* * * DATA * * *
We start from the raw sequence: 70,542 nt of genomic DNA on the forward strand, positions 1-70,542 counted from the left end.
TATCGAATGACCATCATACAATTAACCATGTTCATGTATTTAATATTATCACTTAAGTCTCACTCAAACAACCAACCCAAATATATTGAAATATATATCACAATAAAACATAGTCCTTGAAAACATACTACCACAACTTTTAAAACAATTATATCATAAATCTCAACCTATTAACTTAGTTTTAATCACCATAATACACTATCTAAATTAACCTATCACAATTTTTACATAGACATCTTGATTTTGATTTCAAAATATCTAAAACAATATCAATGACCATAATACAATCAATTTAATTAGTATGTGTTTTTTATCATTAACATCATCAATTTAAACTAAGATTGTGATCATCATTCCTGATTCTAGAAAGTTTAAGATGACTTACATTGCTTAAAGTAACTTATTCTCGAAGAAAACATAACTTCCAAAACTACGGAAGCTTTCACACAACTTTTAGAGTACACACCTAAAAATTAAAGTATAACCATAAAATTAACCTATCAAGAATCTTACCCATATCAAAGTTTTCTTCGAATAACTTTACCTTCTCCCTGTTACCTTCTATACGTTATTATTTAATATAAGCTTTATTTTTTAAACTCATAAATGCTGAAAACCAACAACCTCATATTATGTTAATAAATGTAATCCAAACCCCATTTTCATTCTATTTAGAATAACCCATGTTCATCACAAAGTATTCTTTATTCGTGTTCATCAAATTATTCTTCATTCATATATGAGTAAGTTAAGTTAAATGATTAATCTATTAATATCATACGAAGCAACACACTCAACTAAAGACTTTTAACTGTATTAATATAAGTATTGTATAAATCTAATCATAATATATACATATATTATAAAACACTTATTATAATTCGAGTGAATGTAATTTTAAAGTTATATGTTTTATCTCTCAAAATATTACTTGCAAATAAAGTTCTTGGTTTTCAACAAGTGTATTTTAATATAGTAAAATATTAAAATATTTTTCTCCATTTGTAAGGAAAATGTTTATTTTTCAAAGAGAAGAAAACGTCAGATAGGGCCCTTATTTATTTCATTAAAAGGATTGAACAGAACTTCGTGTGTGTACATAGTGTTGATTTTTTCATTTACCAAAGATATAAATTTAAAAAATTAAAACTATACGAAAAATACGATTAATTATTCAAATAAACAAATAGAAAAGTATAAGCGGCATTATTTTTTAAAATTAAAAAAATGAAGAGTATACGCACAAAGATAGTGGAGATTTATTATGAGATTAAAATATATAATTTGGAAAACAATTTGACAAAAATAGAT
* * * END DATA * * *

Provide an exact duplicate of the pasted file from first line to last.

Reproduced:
We start from the raw sequence: 70,542 nt of genomic DNA on the forward strand, positions 1-70,542 counted from the left end.
TATCGAATGACCATCATACAATTAACCATGTTCATGTATTTAATATTATCACTTAAGTCTCACTCAAACAACCAACCCAAATATATTGAAATATATATCACAATAAAACATAGTCCTTGAAAACATACTACCACAACTTTTAAAACAATTATATCATAAATCTCAACCTATTAACTTAGTTTTAATCACCATAATACACTATCTAAATTAACCTATCACAATTTTTACATAGACATCTTGATTTTGATTTCAAAATATCTAAAACAATATCAATGACCATAATACAATCAATTTAATTAGTATGTGTTTTTTATCATTAACATCATCAATTTAAACTAAGATTGTGATCATCATTCCTGATTCTAGAAAGTTTAAGATGACTTACATTGCTTAAAGTAACTTATTCTCGAAGAAAACATAACTTCCAAAACTACGGAAGCTTTCACACAACTTTTAGAGTACACACCTAAAAATTAAAGTATAACCATAAAATTAACCTATCAAGAATCTTACCCATATCAAAGTTTTCTTCGAATAACTTTACCTTCTCCCTGTTACCTTCTATACGTTATTATTTAATATAAGCTTTATTTTTTAAACTCATAAATGCTGAAAACCAACAACCTCATATTATGTTAATAAATGTAATCCAAACCCCATTTTCATTCTATTTAGAATAACCCATGTTCATCACAAAGTATTCTTTATTCGTGTTCATCAAATTATTCTTCATTCATATATGAGTAAGTTAAGTTAAATGATTAATCTATTAATATCATACGAAGCAACACACTCAACTAAAGACTTTTAACTGTATTAATATAAGTATTGTATAAATCTAATCATAATATATACATATATTATAAAACACTTATTATAATTCGAGTGAATGTAATTTTAAAGTTATATGTTTTATCTCTCAAAATATTACTTGCAAATAAAGTTCTTGGTTTTCAACAAGTGTATTTTAATATAGTAAAATATTAAAATATTTTTCTCCATTTGTAAGGAAAATGTTTATTTTTCAAAGAGAAGAAAACGTCAGATAGGGCCCTTATTTATTTCATTAAAAGGATTGAACAGAACTTCGTGTGTGTACATAGTGTTGATTTTTTCATTTACCAAAGATATAAATTTAAAAAATTAAAACTATACGAAAAATACGATTAATTATTCAAATAAACAAATAGAAAAGTATAAGCGGCATTATTTTTTAAAATTAAAAAAATGAAGAGTATACGCACAAAGATAGTGGAGATTTATTATGAGATTAAAATATATAATTTGGAAAACAATTTGACAAAAATAGAT